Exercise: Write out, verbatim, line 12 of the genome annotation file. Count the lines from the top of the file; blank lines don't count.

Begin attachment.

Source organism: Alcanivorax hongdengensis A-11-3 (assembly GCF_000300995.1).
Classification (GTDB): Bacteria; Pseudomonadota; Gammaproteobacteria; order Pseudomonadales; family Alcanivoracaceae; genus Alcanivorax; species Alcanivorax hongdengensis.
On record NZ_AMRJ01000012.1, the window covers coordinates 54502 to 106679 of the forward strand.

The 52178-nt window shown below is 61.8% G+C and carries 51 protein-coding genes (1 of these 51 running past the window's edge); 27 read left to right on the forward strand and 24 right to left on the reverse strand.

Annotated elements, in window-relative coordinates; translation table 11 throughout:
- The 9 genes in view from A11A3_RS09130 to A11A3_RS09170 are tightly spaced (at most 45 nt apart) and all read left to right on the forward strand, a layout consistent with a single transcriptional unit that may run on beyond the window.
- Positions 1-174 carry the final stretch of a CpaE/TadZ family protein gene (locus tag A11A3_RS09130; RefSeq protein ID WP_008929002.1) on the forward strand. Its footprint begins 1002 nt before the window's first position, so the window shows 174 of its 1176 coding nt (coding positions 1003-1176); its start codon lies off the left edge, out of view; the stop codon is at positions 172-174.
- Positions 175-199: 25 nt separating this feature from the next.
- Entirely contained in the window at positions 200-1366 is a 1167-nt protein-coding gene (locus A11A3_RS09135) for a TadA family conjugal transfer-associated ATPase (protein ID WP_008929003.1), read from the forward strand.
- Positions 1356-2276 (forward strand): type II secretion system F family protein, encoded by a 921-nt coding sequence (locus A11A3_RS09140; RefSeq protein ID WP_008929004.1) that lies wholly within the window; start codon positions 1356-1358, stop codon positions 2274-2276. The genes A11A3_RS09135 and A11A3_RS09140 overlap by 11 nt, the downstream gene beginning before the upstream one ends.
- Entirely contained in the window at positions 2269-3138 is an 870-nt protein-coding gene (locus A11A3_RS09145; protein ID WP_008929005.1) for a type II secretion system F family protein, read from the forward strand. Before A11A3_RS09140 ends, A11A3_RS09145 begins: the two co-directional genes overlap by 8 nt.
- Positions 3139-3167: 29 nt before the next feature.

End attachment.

- Positions 3139-3167: 29 nt before the next feature.